One of the grand challenges in materials science is discovering exactly how materials form glasses.
David Simmons, Ph.D., an assistant professor in the University of Akron’s Department of Polymer Engineering is trying to understand at the fundamental level the relationship between the molecular structure and the way a material forms a glass.
“There’s a big-picture fundamental challenge in polymers, and in a lot of other materials, which is the question of how these materials solidify through a process known as the glass transition,” Simmons said. “This is a process in which they go from a melt or liquid to a solid without crystallizing. So unlike a metal or a diamond, they don’t have this beautiful lattice structure on the molecular side - they look disordered and yet they seem solid.”
After 50 or even 100 years of studying this problem, it’s still not understood why this happens. Using the Glenn Cluster at the Ohio Supercomputer Center to perform a massive number of simulations, Simmons’ project “Tuning glass formation with molecular additives” aimed at gaining understanding into this age-old question.
“What this project focuses on is how can we rationally and efficiently choose a molecule we can introduce to a polymer to widen its use range,” Simmons said. “Imagine you’re making some massive amount of a polymer and it softens at 80 degrees Celsius and you want to use it for some application, like cooking, at a higher temperature. How do you do that?”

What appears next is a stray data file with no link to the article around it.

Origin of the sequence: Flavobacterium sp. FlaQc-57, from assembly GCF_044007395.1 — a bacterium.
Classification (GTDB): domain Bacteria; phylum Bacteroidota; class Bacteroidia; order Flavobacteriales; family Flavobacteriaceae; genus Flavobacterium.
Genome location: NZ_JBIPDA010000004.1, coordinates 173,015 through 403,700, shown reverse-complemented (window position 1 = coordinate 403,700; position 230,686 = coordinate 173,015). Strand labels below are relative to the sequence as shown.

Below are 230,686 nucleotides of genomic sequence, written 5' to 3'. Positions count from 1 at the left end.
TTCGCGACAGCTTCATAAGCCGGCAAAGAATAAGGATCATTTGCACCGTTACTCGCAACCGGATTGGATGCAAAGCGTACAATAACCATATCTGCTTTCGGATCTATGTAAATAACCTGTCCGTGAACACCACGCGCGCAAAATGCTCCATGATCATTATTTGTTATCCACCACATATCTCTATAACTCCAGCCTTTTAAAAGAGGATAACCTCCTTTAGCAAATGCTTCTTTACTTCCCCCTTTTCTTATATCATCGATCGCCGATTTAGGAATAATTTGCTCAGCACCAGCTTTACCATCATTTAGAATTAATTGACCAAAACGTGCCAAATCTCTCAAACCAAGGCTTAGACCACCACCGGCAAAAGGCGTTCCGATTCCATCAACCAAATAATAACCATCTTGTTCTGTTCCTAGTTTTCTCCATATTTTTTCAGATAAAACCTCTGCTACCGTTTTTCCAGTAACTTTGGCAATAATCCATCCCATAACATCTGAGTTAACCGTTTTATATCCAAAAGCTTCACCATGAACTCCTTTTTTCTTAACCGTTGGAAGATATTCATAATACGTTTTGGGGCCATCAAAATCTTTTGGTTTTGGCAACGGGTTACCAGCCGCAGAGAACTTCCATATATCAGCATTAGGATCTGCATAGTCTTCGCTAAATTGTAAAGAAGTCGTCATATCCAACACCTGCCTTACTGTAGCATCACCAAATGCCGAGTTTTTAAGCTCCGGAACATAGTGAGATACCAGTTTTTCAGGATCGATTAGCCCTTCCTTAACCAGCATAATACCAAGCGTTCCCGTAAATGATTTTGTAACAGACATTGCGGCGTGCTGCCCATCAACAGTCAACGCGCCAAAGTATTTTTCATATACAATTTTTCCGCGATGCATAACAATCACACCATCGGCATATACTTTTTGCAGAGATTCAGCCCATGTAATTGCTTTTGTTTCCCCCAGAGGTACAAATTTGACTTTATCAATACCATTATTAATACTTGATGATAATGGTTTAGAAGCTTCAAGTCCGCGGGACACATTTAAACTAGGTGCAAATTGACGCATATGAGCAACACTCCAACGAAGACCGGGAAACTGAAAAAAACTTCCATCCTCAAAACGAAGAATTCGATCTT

The choices include either the very expensive path of making a new polymer, or modifying what’s already there to get it to stay solid at a higher temperature while keeping it processable.
“The purpose of this project is to use computer simulations to understand how we go about designing molecules to add to a polymer to tune its properties so we can use it for more applications without dramatically increasing the cost,” Simmons said.
Simmons’ project required simulating 50 to 100 different temperatures using a software called Large-Scale Atomic/Molecular Massively Parallel Simulator (LAMMPS) with each simulation based on a different time scale.
“We’re doing multiple replicas for statistics and then we might be doing 50 or 100 different molecular structures so we can learn trends,” Simmons said. “So we do tens of thousands or hundreds of thousands of simulations so it becomes necessary to have access to large-scale supercomputing resources.”
Written by Ross Bishoff, (614) 292-9319, email@example.com
Project Lead: David Simmons, Ph.D., University of Akron
Research Title: Tuning glass formation with molecular additives
Funding Source: Keck Foundation, National Science Foundation Division of Materials Research